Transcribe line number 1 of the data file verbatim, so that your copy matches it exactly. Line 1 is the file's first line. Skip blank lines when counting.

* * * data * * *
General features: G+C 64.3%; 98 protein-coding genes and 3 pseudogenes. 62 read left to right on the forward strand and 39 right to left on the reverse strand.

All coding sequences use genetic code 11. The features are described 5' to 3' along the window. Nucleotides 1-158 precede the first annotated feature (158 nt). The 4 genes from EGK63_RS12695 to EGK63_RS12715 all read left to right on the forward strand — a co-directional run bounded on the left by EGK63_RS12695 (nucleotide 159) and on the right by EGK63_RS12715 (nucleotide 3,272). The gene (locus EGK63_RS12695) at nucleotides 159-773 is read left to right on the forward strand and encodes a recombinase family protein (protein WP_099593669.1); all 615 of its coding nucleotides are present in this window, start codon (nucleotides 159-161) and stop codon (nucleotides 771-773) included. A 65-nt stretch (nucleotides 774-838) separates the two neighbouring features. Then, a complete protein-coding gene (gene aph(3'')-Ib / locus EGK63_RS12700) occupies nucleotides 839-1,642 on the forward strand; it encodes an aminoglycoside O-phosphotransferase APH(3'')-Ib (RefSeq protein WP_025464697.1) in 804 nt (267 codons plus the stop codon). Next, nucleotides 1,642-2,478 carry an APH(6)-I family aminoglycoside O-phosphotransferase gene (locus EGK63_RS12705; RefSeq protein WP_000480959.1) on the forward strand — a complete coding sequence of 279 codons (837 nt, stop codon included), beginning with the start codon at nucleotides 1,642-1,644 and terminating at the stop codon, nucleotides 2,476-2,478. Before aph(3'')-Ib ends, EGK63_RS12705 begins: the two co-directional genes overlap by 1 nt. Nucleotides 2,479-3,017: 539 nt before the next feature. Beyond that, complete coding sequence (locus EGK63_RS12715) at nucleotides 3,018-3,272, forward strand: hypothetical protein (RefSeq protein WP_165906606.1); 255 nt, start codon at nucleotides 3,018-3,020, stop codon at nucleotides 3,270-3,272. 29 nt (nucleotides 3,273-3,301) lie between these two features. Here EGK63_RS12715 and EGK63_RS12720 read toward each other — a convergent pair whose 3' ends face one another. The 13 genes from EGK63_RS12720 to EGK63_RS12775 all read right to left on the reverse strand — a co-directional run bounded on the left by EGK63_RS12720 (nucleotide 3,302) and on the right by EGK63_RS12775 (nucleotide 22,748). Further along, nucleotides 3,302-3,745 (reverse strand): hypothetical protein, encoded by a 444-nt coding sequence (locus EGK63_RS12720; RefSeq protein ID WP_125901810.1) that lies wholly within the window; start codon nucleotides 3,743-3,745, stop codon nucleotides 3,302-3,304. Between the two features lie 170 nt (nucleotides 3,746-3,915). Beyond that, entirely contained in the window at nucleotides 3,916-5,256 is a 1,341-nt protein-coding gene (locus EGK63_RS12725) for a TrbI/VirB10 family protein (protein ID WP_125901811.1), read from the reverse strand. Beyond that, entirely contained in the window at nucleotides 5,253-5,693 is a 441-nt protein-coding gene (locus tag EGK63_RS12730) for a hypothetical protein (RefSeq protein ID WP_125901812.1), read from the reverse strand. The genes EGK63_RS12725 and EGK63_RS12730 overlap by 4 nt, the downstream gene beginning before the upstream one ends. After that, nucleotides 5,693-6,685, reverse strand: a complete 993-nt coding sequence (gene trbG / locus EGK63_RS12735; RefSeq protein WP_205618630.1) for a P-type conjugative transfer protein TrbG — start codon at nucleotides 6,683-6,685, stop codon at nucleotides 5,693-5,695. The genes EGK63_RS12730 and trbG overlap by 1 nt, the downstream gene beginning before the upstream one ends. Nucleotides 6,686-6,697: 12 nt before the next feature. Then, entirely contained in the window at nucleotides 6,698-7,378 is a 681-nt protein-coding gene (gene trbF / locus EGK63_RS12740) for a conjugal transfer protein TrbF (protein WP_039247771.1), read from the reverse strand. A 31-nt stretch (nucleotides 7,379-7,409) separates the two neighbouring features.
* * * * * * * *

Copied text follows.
General features: G+C 64.3%; 98 protein-coding genes and 3 pseudogenes. 62 read left to right on the forward strand and 39 right to left on the reverse strand.